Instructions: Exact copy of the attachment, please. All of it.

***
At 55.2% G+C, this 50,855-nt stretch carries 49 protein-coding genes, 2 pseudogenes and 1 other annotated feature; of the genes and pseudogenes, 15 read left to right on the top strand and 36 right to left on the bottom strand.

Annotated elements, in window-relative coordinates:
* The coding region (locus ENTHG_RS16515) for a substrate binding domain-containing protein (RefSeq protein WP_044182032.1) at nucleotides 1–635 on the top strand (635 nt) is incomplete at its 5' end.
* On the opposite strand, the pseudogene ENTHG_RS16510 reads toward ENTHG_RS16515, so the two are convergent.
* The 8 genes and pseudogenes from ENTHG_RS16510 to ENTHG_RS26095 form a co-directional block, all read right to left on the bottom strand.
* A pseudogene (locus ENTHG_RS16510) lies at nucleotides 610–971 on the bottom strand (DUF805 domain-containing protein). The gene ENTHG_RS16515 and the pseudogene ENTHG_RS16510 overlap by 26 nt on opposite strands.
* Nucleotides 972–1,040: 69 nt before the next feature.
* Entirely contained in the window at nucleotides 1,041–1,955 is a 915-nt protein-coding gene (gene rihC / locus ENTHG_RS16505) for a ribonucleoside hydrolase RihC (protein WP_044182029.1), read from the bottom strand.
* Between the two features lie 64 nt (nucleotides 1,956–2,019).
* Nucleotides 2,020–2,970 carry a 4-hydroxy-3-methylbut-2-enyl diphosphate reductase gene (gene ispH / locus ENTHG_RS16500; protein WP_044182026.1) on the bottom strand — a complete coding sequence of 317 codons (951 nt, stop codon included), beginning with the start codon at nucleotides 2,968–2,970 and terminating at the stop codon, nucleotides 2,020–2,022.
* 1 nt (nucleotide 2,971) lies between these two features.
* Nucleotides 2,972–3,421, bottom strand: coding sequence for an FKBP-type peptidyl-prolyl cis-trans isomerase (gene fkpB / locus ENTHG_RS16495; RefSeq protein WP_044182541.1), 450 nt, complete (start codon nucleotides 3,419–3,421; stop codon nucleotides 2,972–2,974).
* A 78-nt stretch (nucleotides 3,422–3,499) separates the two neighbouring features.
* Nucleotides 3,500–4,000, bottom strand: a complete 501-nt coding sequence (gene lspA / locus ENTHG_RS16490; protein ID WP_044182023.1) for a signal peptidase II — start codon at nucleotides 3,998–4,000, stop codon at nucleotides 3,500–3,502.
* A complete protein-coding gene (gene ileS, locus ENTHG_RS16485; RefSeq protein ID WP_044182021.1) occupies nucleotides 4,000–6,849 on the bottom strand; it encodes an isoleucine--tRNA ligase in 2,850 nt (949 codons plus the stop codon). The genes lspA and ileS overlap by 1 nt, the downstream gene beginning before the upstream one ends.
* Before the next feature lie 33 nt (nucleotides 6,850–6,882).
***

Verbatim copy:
At 55.2% G+C, this 50,855-nt stretch carries 49 protein-coding genes, 2 pseudogenes and 1 other annotated feature; of the genes and pseudogenes, 15 read left to right on the top strand and 36 right to left on the bottom strand.

Annotated elements, in window-relative coordinates:
* The coding region (locus ENTHG_RS16515) for a substrate binding domain-containing protein (RefSeq protein WP_044182032.1) at nucleotides 1–635 on the top strand (635 nt) is incomplete at its 5' end.
* On the opposite strand, the pseudogene ENTHG_RS16510 reads toward ENTHG_RS16515, so the two are convergent.
* The 8 genes and pseudogenes from ENTHG_RS16510 to ENTHG_RS26095 form a co-directional block, all read right to left on the bottom strand.
* A pseudogene (locus ENTHG_RS16510) lies at nucleotides 610–971 on the bottom strand (DUF805 domain-containing protein). The gene ENTHG_RS16515 and the pseudogene ENTHG_RS16510 overlap by 26 nt on opposite strands.
* Nucleotides 972–1,040: 69 nt before the next feature.
* Entirely contained in the window at nucleotides 1,041–1,955 is a 915-nt protein-coding gene (gene rihC / locus ENTHG_RS16505) for a ribonucleoside hydrolase RihC (protein WP_044182029.1), read from the bottom strand.
* Between the two features lie 64 nt (nucleotides 1,956–2,019).
* Nucleotides 2,020–2,970 carry a 4-hydroxy-3-methylbut-2-enyl diphosphate reductase gene (gene ispH / locus ENTHG_RS16500; protein WP_044182026.1) on the bottom strand — a complete coding sequence of 317 codons (951 nt, stop codon included), beginning with the start codon at nucleotides 2,968–2,970 and terminating at the stop codon, nucleotides 2,020–2,022.
* 1 nt (nucleotide 2,971) lies between these two features.
* Nucleotides 2,972–3,421, bottom strand: coding sequence for an FKBP-type peptidyl-prolyl cis-trans isomerase (gene fkpB / locus ENTHG_RS16495; RefSeq protein WP_044182541.1), 450 nt, complete (start codon nucleotides 3,419–3,421; stop codon nucleotides 2,972–2,974).
* A 78-nt stretch (nucleotides 3,422–3,499) separates the two neighbouring features.
* Nucleotides 3,500–4,000, bottom strand: a complete 501-nt coding sequence (gene lspA / locus ENTHG_RS16490; protein ID WP_044182023.1) for a signal peptidase II — start codon at nucleotides 3,998–4,000, stop codon at nucleotides 3,500–3,502.
* A complete protein-coding gene (gene ileS, locus ENTHG_RS16485; RefSeq protein ID WP_044182021.1) occupies nucleotides 4,000–6,849 on the bottom strand; it encodes an isoleucine--tRNA ligase in 2,850 nt (949 codons plus the stop codon). The genes lspA and ileS overlap by 1 nt, the downstream gene beginning before the upstream one ends.
* Before the next feature lie 33 nt (nucleotides 6,850–6,882).